A suicide bomber from the Al-Shabaab Islamic terror group exploded a car bomb in Somalia’s capital of Mogadishu Wednesday, killing at least eight and injuring nine more.
Al-Shabaab, a Somali group linked to al-Qaida, released a brief statement on its Radio Andalus claiming responsibility for the attack, which occurred outside Mogadishu’s international airport, asserting it was targeting “white officials.”
Witnesses said the target of the attack appeared to be a passing U.N. convoy heading toward the heavily fortified airport, but the U.N. said it had no personnel in the convoy.
“I saw some of the passengers injured and being carried after the blast,” said one witness, Osman Hassan.
“The blast was so huge that it has destroyed most of the buildings nearby the road and vehicles passing by the area,” said Hassan Nur, another witness. “I saw several dead and wounded people strewn in the road.”
The blast occurred in period of political unrest and insecurity, just days after Somali leaders had agreed on a new timetable for long-delayed elections.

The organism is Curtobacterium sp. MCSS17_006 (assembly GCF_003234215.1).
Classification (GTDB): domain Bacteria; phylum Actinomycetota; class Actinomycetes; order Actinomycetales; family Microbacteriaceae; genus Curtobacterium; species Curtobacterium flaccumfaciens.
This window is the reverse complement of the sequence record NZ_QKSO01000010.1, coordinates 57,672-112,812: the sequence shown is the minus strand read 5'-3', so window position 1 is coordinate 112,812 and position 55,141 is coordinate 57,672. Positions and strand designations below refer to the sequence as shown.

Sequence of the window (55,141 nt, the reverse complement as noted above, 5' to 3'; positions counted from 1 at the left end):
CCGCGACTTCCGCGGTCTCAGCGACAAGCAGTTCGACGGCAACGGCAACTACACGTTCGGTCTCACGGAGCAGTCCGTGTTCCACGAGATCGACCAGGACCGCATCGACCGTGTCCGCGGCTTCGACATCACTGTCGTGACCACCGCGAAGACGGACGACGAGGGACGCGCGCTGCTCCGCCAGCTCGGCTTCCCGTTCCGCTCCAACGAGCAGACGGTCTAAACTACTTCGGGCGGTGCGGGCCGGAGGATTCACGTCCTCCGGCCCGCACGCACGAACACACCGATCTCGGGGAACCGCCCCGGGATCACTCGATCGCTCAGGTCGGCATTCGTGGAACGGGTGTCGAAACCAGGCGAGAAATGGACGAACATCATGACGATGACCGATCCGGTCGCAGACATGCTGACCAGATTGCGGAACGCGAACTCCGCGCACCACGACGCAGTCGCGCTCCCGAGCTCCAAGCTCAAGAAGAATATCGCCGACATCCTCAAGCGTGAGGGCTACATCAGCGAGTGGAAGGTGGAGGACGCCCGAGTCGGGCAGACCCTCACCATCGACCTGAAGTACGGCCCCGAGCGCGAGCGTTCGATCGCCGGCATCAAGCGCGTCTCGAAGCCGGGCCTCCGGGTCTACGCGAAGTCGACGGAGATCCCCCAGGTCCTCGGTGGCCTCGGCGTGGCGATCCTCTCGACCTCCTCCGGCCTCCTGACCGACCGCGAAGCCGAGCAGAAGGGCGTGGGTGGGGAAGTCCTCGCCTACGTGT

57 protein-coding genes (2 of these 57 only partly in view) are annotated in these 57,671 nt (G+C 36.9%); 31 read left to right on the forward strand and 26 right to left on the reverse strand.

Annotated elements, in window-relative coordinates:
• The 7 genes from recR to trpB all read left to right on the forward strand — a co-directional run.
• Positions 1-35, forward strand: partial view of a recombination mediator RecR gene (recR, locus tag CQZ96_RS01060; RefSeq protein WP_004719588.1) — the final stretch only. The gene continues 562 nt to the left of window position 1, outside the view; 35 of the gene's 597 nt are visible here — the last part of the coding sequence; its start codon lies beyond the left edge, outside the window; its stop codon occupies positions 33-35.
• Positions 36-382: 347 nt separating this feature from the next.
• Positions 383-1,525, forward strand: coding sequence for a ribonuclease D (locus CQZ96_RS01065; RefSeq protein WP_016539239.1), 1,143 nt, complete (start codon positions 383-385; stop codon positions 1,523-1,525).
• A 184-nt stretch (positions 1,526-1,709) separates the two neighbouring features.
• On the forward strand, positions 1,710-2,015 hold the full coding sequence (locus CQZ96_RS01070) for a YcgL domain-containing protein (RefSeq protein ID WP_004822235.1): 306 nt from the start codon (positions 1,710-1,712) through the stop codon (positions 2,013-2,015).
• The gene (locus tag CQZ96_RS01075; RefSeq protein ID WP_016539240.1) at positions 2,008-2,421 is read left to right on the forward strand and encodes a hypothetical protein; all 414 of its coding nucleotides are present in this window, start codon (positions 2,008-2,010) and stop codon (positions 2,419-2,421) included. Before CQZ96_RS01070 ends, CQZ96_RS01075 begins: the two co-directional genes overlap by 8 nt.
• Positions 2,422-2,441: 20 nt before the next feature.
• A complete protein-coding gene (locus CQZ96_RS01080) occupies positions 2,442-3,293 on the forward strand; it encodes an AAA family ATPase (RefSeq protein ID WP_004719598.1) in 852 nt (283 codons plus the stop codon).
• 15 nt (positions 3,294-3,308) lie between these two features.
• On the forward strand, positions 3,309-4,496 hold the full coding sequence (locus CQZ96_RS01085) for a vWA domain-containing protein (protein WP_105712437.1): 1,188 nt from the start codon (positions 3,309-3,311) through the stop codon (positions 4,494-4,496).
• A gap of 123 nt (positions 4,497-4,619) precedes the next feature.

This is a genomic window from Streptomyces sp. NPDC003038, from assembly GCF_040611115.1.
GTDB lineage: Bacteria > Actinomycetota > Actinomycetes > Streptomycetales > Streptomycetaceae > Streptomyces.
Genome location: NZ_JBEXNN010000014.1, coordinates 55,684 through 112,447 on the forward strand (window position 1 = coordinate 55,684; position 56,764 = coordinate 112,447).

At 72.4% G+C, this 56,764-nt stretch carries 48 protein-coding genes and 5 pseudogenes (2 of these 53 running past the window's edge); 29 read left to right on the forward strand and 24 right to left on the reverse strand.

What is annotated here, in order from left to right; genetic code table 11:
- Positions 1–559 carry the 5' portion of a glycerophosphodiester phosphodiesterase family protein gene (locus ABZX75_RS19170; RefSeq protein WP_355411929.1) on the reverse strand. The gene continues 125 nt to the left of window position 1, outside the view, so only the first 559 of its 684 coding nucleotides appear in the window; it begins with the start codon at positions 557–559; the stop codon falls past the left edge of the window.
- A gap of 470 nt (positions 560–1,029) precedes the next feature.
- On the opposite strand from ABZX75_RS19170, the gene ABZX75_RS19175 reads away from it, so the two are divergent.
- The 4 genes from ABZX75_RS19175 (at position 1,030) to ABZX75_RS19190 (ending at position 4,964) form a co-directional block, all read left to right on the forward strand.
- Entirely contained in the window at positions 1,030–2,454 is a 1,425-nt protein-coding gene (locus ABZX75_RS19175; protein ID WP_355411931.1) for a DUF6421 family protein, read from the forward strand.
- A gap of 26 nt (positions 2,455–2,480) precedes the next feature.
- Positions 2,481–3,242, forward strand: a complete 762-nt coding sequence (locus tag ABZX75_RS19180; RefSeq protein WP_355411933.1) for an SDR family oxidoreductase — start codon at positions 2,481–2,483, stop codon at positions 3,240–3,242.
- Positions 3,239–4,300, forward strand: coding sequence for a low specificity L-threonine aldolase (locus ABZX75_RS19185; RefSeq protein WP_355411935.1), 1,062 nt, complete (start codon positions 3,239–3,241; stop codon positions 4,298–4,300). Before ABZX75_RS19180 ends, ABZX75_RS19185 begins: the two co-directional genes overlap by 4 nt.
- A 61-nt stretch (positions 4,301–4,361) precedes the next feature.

President Mohamed Abdullahi Mohamed, known as Farmajo, and his Prime Minister Mohamed Hussein Roble have been engaged in a harsh power struggle but leaders finally announced Sunday that parliamentary polls will be concluded by February 25, more than a year behind schedule.
The Somali government condemned the “cowardly” suicide attack in a statement on Twitter.
“Such acts of terrorism will not derail the peace & the ongoing development in the country. We must unite in the fight against terrorism,” it said.
The U.S. government also reacted to the attack, offering logistical support.
“The United States is prepared to draw on relevant tools, potentially including visa restrictions, to respond to further delays or actions that undermine the integrity of the process,” said U.S. State Department spokesman Ned Price following Wednesday’s attack.